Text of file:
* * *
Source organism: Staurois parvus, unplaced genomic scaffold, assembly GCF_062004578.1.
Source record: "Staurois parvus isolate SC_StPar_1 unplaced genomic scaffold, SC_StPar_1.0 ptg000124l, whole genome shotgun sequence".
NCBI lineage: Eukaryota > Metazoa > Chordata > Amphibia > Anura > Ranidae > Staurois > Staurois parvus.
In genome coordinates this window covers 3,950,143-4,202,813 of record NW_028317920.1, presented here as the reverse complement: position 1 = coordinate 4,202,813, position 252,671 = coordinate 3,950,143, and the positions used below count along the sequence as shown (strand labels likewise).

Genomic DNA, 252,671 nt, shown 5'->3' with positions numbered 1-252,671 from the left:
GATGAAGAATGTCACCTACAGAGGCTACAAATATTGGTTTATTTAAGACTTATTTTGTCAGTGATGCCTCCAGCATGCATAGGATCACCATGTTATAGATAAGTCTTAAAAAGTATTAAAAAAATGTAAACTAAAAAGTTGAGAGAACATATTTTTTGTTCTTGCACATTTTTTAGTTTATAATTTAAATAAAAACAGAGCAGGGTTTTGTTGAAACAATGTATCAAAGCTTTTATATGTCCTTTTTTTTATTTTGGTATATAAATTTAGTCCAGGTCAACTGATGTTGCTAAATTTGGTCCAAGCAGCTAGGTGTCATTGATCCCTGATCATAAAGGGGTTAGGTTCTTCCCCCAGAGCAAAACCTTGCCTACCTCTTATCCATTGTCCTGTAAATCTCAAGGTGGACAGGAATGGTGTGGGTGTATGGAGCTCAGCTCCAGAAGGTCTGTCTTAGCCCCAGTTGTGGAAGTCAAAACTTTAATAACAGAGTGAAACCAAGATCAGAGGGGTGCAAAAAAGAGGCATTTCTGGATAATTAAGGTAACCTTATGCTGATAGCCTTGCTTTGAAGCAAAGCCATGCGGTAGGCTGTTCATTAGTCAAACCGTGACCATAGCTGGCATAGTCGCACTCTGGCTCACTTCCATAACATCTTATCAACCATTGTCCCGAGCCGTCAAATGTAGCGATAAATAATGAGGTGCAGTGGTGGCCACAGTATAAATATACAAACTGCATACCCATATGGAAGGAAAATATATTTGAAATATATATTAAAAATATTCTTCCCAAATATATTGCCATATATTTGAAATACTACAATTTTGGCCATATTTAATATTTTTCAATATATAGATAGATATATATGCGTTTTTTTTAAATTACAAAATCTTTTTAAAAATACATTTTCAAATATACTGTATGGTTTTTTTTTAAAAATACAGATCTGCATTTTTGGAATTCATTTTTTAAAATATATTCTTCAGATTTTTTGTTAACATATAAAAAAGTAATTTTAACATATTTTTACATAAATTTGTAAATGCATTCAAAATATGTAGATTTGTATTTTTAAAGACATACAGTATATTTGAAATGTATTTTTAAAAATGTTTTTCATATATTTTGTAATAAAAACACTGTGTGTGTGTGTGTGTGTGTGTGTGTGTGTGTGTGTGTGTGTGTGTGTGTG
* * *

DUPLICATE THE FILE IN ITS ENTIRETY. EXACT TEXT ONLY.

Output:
Source organism: Staurois parvus, unplaced genomic scaffold, assembly GCF_062004578.1.
Source record: "Staurois parvus isolate SC_StPar_1 unplaced genomic scaffold, SC_StPar_1.0 ptg000124l, whole genome shotgun sequence".
NCBI lineage: Eukaryota > Metazoa > Chordata > Amphibia > Anura > Ranidae > Staurois > Staurois parvus.
In genome coordinates this window covers 3,950,143-4,202,813 of record NW_028317920.1, presented here as the reverse complement: position 1 = coordinate 4,202,813, position 252,671 = coordinate 3,950,143, and the positions used below count along the sequence as shown (strand labels likewise).

Genomic DNA, 252,671 nt, shown 5'->3' with positions numbered 1-252,671 from the left:
GATGAAGAATGTCACCTACAGAGGCTACAAATATTGGTTTATTTAAGACTTATTTTGTCAGTGATGCCTCCAGCATGCATAGGATCACCATGTTATAGATAAGTCTTAAAAAGTATTAAAAAAATGTAAACTAAAAAGTTGAGAGAACATATTTTTTGTTCTTGCACATTTTTTAGTTTATAATTTAAATAAAAACAGAGCAGGGTTTTGTTGAAACAATGTATCAAAGCTTTTATATGTCCTTTTTTTTATTTTGGTATATAAATTTAGTCCAGGTCAACTGATGTTGCTAAATTTGGTCCAAGCAGCTAGGTGTCATTGATCCCTGATCATAAAGGGGTTAGGTTCTTCCCCCAGAGCAAAACCTTGCCTACCTCTTATCCATTGTCCTGTAAATCTCAAGGTGGACAGGAATGGTGTGGGTGTATGGAGCTCAGCTCCAGAAGGTCTGTCTTAGCCCCAGTTGTGGAAGTCAAAACTTTAATAACAGAGTGAAACCAAGATCAGAGGGGTGCAAAAAAGAGGCATTTCTGGATAATTAAGGTAACCTTATGCTGATAGCCTTGCTTTGAAGCAAAGCCATGCGGTAGGCTGTTCATTAGTCAAACCGTGACCATAGCTGGCATAGTCGCACTCTGGCTCACTTCCATAACATCTTATCAACCATTGTCCCGAGCCGTCAAATGTAGCGATAAATAATGAGGTGCAGTGGTGGCCACAGTATAAATATACAAACTGCATACCCATATGGAAGGAAAATATATTTGAAATATATATTAAAAATATTCTTCCCAAATATATTGCCATATATTTGAAATACTACAATTTTGGCCATATTTAATATTTTTCAATATATAGATAGATATATATGCGTTTTTTTTAAATTACAAAATCTTTTTAAAAATACATTTTCAAATATACTGTATGGTTTTTTTTTAAAAATACAGATCTGCATTTTTGGAATTCATTTTTTAAAATATATTCTTCAGATTTTTTGTTAACATATAAAAAAGTAATTTTAACATATTTTTACATAAATTTGTAAATGCATTCAAAATATGTAGATTTGTATTTTTAAAGACATACAGTATATTTGAAATGTATTTTTAAAAATGTTTTTCATATATTTTGTAATAAAAACACTGTGTGTGTGTGTGTGTGTGTGTGTGTGTGTGTGTGTGTGTGTGTGTGTGTG